(a) A search warrant may issue upon facts “sufficient to show probable cause that a crime is being committed or has been committed.” 10

The magistrate's task in determining if probable cause exists to issue a search warrant is simply to make a practical, common-sense decision whether, given all the circumstances set forth in the affidavit before him, including the veracity and basis of knowledge of persons supplying hearsay information, there is a fair probability that contraband or evidence of a crime will be found in a particular place.11

“A magistrate's decision to issue a search warrant based on a finding of probable cause is entitled to substantial deference by a reviewing court.” 12

 The search warrant in this case was issued on the basis of the detective's affidavit, which stated that the informant had made approximately 100 controlled buys, had given information leading to the issuance of 23 search warrants and 30 arrests, and had never given false information.   The affidavit also contained internally corroborating details including the informant's identification of Jones's photograph and the findings of the detective's surveillance of the residence.   The trial court did not err when it found that the totality of this information provided the magistrate with probable cause to issue the warrant.13

(b) The trial court heard testimony at the hearing on Jones's motion to the effect that the magistrate had made a clerical error when he dated the warrant September 3, 2004, and that the warrant actually issued on September 2, the day of the search.   The trial court did not err when it rejected Jones's attack on the warrant's validity on this account.14

 4. Jones argues that the presence of two convicted felons on the jury deprived him of due process.   We believe that the evidence does not authorize this conclusion.

 OCGA § 15-12-163(b) provides that the state or the accused may object to a juror on grounds including that “the juror has been convicted of a felony in a federal court or any court of a state of the United States and the juror's civil rights have not been restored.” 15  OCGA § 15-12-163(c) provides that a trial court presented with such an objection “shall ․ hear immediately such evidence as is submitted in relation to the truth of these objections”;  that “the juror shall be a competent witness for this purpose”;  and that “[i]f the judge is satisfied of the truth of any objection, the juror shall be set aside for cause.”  “ ‘A juror incompetent propter defectum is made specially competent by the act of the parties in allowing him to serve without challenge, and a verdict will not be set aside for such cause.’ ” 16

In order for a defendant to secure a new trial because a juror did not give a correct response to a question posed on voir dire ․, the defendant must show that the juror failed to answer the question truthfully and that a correct response would have been a valid basis for a challenge for cause.17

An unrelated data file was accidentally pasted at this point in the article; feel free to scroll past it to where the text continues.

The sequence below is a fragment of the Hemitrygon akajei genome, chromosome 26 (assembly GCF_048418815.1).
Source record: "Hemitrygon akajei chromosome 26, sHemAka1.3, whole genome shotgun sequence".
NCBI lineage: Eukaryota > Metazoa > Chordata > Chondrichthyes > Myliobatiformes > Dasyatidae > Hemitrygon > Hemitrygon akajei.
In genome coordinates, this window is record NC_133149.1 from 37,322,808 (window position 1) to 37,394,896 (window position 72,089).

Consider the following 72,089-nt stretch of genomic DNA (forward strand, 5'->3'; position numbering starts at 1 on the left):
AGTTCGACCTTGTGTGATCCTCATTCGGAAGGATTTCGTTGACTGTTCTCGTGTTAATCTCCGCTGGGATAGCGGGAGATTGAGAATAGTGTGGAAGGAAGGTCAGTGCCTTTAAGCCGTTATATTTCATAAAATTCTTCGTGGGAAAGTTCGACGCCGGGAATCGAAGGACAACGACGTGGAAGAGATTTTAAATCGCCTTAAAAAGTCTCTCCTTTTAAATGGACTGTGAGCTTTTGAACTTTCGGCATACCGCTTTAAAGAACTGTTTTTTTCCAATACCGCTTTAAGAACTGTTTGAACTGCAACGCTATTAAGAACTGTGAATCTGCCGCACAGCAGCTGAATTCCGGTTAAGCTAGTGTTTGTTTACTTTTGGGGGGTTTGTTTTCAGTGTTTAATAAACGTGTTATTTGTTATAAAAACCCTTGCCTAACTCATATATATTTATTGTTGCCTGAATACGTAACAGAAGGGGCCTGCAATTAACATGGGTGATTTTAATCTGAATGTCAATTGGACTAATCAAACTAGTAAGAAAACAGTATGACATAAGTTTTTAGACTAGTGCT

The trial court's findings of fact on the question whether a juror answered a voir dire question untruthfully will be upheld unless clearly erroneous.18

The record shows that during voir dire, the state asked a series of questions including whether there was “anyone present who is a convicted felon but has not had their felony pardoned by the governor” or was “under first offender probation for a felony right now.”   No jurors responded to this or any other of the state's questions concerning their qualifications.   Although the state notified Jones and the trial court soon after trial that two jurors were convicted felons, there is no evidence in the record to establish the identity of either juror, to document the convictions, or to show that either had not had her rights restored.   Pretermitting whether Jones waived an argument on appeal by failing to object before the verdict,19 we conclude that the trial court did not clearly err when it denied the motion for new trial on this ground.20

5. Jones argues that trial counsel was ineffective when she failed (a) to move to strike the convicted felons, (b) to impeach the detective adequately with information concerning a previous suspension, and (c) to “argue sufficiently” that Jones's motion to suppress should have been granted.   We disagree.

To show ineffective assistance of counsel, a defendant must show that counsel's performance was deficient and that the deficient performance prejudiced the defense.21  The question of ineffectiveness is a mixed one of both law and fact:  “we accept the trial court's factual findings and credibility determinations unless clearly erroneous, but we independently apply the legal principles to the facts.” 22